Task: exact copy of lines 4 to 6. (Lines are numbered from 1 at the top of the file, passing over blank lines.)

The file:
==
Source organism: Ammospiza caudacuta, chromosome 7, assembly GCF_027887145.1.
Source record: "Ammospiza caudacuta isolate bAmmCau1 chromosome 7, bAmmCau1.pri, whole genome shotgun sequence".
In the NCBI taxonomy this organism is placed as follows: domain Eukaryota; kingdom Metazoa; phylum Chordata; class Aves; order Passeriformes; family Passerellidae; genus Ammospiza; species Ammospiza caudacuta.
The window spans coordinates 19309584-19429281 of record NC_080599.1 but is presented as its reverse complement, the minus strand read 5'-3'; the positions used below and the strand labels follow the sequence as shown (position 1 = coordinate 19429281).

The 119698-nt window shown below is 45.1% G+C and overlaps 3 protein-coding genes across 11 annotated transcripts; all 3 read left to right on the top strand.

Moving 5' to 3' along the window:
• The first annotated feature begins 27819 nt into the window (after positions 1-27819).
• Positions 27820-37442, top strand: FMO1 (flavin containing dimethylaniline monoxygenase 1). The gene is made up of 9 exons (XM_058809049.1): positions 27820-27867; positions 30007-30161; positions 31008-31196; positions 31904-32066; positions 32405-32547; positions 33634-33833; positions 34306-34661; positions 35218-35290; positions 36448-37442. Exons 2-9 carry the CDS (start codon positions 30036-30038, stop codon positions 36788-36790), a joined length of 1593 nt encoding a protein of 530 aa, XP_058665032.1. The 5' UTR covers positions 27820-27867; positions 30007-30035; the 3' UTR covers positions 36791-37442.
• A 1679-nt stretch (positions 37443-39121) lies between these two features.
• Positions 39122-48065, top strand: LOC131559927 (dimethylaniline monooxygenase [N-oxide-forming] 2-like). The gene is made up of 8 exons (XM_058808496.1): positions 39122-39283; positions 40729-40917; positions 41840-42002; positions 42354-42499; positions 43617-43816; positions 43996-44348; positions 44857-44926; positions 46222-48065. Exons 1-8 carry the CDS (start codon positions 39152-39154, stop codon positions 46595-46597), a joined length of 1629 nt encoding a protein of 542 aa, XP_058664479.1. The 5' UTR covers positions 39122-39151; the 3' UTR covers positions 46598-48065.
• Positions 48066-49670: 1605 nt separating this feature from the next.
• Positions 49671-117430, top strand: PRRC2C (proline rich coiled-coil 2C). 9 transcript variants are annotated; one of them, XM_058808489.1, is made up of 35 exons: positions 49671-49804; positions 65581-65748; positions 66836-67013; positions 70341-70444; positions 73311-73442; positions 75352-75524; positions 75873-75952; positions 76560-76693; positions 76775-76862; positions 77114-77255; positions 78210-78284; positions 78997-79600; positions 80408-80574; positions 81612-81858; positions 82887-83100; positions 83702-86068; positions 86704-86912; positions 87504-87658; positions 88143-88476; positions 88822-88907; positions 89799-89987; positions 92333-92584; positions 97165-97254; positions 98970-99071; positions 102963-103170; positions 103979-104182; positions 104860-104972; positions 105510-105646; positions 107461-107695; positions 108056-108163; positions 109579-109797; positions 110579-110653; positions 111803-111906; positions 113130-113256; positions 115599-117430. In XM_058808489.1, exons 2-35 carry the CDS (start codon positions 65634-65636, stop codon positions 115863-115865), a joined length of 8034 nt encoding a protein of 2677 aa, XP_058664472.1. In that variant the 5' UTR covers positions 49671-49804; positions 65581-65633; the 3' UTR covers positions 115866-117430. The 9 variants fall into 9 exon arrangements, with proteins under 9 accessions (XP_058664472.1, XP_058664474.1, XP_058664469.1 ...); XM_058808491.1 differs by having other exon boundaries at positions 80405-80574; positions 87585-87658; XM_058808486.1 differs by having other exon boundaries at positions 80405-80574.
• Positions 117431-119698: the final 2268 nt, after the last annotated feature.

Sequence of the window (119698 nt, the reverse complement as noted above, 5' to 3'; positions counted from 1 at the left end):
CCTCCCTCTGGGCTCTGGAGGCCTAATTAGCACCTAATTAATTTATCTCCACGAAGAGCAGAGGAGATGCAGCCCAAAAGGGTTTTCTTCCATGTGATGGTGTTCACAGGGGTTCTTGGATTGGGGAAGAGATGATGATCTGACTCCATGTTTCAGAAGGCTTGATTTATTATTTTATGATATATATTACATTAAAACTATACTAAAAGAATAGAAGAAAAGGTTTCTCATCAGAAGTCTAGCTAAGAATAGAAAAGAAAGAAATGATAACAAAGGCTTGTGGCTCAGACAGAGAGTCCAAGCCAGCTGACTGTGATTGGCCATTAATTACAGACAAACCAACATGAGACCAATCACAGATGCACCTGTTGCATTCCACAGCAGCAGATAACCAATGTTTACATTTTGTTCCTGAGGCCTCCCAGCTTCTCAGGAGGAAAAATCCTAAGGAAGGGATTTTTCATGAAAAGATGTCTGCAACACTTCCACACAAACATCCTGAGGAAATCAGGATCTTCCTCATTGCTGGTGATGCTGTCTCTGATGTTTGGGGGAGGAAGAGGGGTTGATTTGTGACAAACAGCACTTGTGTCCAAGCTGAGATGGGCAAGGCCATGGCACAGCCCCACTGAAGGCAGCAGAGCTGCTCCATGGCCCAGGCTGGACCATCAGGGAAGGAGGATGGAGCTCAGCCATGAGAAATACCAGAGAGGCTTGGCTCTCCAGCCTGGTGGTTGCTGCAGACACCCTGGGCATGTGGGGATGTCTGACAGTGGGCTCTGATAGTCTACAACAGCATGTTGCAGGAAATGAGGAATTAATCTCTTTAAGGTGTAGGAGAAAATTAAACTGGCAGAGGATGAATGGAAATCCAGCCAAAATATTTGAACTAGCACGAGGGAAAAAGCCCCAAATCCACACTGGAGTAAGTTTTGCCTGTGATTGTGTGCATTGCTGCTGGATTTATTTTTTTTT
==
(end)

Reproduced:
The window spans coordinates 19309584-19429281 of record NC_080599.1 but is presented as its reverse complement, the minus strand read 5'-3'; the positions used below and the strand labels follow the sequence as shown (position 1 = coordinate 19429281).

The 119698-nt window shown below is 45.1% G+C and overlaps 3 protein-coding genes across 11 annotated transcripts; all 3 read left to right on the top strand.

Moving 5' to 3' along the window: